Get the Most Out of Your Performance Review

Last Updated Nov 14, 2008 9:21 AM EST

  • Avoid a bad report card.The Find: With all the talk of recession you may be less than optimistic about the outcome of your 2008 performance review, but the gloom and doom is all the more reason to follow these ten tips to get the most out of the annual sit down with your supervisor.
  • The Source: The Escape from Corporate America blog.
The Takeaway: As 2008 comes to a close amid a flurry of dreadful economic news, you may be less than excited at the prospect of your upcoming performance review. But unless your company is one of the few listening to calls to drastically overhaul the whole review process, there's no avoiding a sit down with your boss. How can you use the opportunity to maximize your chances of getting a healthy raise in 2009? Escape from Corporate America challenges you to think of the review as a chance to document your value to the company and strengthen your internal brand and offers these tips:
  1. Understand how the system works -- Every company is different... You can't work the system until you know exactly who makes the decisions, when they're made, and what factors are considered most critical.
  2. Understand your manager's point of view -- Understand what's keeping him up at night then focus on demonstrating how you make his life easier.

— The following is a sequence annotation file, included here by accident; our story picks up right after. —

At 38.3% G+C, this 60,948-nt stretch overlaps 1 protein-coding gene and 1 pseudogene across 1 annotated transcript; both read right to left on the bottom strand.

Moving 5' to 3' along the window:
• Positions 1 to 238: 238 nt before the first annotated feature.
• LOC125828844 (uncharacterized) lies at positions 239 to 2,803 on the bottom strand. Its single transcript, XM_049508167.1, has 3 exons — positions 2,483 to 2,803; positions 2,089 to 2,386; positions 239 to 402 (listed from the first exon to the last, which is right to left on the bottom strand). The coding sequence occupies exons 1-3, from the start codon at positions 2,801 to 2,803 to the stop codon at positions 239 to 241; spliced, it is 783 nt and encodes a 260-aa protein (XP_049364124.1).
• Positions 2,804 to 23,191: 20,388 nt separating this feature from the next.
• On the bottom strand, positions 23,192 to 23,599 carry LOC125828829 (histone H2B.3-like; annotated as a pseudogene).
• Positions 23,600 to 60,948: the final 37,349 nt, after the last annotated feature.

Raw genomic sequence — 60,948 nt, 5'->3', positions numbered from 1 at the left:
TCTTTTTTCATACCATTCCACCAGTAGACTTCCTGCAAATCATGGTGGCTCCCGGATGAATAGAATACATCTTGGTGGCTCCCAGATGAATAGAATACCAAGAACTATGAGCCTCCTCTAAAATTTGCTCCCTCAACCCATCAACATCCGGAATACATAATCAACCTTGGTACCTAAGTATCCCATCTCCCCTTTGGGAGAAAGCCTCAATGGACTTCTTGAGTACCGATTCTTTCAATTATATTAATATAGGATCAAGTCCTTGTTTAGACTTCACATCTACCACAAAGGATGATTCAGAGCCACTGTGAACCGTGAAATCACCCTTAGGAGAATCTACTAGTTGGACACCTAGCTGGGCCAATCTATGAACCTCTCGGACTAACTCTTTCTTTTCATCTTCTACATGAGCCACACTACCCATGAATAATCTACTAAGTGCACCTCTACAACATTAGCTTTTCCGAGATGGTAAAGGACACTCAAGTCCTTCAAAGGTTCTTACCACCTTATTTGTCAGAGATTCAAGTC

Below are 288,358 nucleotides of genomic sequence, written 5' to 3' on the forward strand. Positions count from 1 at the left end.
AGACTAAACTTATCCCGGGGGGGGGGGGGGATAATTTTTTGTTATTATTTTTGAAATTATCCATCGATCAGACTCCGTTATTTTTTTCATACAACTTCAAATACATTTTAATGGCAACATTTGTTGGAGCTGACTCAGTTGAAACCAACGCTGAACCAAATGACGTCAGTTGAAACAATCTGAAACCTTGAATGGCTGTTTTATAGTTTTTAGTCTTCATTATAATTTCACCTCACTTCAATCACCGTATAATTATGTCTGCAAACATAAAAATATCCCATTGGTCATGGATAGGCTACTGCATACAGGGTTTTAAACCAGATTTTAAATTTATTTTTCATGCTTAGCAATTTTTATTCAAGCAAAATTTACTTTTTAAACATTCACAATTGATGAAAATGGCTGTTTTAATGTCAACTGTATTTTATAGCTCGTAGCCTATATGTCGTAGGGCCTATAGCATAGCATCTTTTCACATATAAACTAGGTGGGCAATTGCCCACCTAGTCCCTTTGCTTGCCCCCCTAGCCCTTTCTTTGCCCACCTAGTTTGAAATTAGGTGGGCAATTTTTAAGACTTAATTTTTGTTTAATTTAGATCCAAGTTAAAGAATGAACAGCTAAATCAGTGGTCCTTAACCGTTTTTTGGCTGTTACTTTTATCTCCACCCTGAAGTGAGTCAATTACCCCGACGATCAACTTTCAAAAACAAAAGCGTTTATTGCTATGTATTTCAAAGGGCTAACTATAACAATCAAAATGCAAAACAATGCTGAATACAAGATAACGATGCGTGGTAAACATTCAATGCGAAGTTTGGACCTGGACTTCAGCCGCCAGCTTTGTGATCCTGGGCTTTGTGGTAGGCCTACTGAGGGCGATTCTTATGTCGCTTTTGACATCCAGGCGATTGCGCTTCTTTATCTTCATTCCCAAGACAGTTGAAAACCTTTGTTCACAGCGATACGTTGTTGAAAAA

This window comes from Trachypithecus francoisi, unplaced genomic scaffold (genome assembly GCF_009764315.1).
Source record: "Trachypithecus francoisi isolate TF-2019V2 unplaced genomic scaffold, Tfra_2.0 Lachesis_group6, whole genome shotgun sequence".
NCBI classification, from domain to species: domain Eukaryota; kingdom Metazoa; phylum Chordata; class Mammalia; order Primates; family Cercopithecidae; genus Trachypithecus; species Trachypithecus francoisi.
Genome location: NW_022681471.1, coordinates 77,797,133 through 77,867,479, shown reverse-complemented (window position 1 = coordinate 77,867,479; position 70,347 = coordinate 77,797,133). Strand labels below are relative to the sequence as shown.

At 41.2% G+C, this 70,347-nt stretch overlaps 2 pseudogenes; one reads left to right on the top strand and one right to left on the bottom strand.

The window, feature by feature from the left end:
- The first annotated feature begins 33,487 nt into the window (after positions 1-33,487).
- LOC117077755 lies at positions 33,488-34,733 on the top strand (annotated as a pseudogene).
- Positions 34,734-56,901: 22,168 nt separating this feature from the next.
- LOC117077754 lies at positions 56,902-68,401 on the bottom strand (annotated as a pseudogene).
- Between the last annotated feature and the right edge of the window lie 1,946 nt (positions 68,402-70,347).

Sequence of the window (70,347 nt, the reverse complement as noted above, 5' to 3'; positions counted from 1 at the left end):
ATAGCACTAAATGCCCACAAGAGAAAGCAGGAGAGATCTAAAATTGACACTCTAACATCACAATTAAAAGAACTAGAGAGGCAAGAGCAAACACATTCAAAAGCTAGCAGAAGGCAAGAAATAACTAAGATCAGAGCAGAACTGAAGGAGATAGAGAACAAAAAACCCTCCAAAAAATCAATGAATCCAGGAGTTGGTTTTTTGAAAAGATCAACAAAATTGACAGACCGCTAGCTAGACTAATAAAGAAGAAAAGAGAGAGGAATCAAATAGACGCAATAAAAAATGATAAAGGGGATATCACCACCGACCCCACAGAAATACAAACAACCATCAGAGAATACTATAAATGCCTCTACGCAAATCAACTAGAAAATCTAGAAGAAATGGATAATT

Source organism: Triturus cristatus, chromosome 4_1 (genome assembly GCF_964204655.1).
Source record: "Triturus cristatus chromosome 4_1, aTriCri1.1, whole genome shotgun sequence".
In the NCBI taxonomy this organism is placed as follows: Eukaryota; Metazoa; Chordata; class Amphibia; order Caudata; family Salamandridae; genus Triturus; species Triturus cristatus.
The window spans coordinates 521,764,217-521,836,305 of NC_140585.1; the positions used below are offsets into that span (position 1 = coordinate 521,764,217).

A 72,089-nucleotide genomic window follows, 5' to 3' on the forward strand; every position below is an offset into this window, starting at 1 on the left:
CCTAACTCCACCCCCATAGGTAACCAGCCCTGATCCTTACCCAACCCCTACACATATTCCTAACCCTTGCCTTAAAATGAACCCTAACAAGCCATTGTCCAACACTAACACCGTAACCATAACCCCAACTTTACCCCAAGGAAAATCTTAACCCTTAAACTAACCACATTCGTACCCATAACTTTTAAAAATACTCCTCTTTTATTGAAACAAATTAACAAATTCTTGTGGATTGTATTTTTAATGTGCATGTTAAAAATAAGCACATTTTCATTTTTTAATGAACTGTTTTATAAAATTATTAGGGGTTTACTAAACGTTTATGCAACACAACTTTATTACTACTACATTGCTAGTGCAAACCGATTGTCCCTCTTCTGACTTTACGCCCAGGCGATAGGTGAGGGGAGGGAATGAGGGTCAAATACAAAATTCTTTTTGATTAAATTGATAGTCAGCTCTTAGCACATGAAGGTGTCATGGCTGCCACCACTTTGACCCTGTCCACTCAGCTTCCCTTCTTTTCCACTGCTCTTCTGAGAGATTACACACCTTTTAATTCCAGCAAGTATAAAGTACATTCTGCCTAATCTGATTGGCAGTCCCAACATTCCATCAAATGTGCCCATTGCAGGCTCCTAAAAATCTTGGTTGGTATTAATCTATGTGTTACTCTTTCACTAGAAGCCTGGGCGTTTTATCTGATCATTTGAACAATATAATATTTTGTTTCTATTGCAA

3. Do your homework -- If you haven't been keeping careful track of your accomplishments this year then now's the time to start digging up documentation.
  4. Think like a marketer -- Understand your customers and demonstrate how your products/services make their lives better.... frame all of your accomplishments to show the tangible benefits for your company and your manager.
  5. Use numbers and examples -- Don't rely on generalities.
  6. Tell a good story -- If you don't have hard numbers, come up with some compelling stories. Did you come up with a creative idea that wowed the CEO? Did you rework a process to save your boss hours every week?
  7. Don't be defensive --Accept criticism graciously and prepare professional counterpoints if appropriate.
  8. Deliver an "October surprise" -- Follow the example of wily politicians and announce a major score right before performance reviews.
  9. Show some attitude â€" Work shouldn't be a popularity contest, but never underestimate the value of being likable.
  10. Get creative -- If your manager loves you but can't show you the money, leverage her guilt and goodwill to ask for telecommuting privileges, flexible hours, or extra vacation days.
The Question: Are these tips on the money or is there anything you'd add or subtract?

(Image of bad report card guy by ethorson, CC 2.0)

  • Jessica Stillman On Twitter»

    Jessica lives in London where she works as a freelance writer with interests in green business and tech, management, and marketing.